Leisure-time physical activity alone may not be a sufficient public health approach to prevent obesity – a focus on China

Authors


A Bauman, Institute for Obesity, Nutrition and Exercise, and School of Public Health, level 2 Medical Foundation Building K25, Sydney University, NSW 2006, Australia. E-mail: adrianb@health.usyd.edu.au

Summary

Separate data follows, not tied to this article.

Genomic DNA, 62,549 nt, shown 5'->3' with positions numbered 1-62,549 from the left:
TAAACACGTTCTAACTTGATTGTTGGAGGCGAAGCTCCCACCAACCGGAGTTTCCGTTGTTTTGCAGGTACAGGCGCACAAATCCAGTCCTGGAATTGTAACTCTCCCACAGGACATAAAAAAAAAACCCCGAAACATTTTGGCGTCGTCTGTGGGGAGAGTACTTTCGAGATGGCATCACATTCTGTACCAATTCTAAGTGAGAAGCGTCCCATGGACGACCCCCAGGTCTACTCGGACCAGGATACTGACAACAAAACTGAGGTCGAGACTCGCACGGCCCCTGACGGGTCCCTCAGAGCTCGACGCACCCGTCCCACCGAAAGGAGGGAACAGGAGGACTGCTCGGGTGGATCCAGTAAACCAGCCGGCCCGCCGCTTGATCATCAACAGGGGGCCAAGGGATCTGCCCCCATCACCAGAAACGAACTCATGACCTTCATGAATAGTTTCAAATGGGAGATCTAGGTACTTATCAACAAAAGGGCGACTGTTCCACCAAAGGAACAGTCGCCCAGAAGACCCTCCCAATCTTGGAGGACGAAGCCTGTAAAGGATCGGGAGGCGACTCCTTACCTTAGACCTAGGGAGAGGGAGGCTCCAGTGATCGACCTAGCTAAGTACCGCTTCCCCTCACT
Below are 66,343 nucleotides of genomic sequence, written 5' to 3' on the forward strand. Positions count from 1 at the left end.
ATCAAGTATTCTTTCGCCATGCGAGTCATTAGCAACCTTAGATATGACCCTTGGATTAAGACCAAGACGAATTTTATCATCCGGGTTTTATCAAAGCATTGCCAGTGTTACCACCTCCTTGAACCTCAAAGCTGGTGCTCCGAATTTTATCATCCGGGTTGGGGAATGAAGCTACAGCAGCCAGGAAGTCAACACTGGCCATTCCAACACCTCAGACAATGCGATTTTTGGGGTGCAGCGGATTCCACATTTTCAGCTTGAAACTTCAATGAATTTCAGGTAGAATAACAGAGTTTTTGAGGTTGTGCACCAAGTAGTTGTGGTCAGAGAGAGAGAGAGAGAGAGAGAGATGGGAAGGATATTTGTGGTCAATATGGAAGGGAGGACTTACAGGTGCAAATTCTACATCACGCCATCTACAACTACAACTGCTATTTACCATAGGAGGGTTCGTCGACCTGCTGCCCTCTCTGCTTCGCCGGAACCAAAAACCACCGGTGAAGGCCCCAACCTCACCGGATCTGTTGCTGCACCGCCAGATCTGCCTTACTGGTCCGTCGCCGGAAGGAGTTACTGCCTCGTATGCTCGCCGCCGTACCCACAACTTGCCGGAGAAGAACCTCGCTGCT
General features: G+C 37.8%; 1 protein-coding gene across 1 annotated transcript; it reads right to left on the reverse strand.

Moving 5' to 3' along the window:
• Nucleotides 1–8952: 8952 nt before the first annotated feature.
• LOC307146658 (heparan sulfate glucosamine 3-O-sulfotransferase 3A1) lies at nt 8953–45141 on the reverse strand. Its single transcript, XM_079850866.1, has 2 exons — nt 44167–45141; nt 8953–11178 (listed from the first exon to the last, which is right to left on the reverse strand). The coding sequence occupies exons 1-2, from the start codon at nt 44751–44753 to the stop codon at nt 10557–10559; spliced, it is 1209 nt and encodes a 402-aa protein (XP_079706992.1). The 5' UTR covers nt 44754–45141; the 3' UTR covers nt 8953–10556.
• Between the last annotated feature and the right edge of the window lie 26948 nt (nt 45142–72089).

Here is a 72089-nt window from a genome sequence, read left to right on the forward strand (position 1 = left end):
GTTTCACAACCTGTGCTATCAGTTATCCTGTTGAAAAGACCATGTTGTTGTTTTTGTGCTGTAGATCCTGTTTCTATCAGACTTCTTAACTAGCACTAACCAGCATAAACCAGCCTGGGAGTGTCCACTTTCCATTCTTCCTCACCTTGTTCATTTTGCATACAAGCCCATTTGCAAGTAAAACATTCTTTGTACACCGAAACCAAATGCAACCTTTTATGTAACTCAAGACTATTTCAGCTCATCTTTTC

Much small-scale research has identified the role of physical activity in obesity prevention. This is the ‘energy expenditure’ side of the energy balance equation. Although around half an hour of daily moderate-intensity physical activity is required for cardiovascular health and disease prevention, the quantum of physical activity required for obesity prevention and weight loss is around 60–90 minutes per day. This amount of physical activity is difficult to achieve through leisure time physical activity (LTPA) alone, and additional energy expenditure is needed in the domains of active transport, occupation activity and in domestic settings. Modeling of 24-hour energy expenditures demonstrate the need for ‘active living’, namely energy expenditure over and above that due to LTPA, for weight loss and obesity prevention. The consequences of this for developing countries such as China are the need to focus on preventing the declines in energy expenditure attributable to urbanization, industrialization, and motor vehicle dependence. These will pose policy challenges in the developing world, if they are to be taken seriously as obesity prevention strategies.

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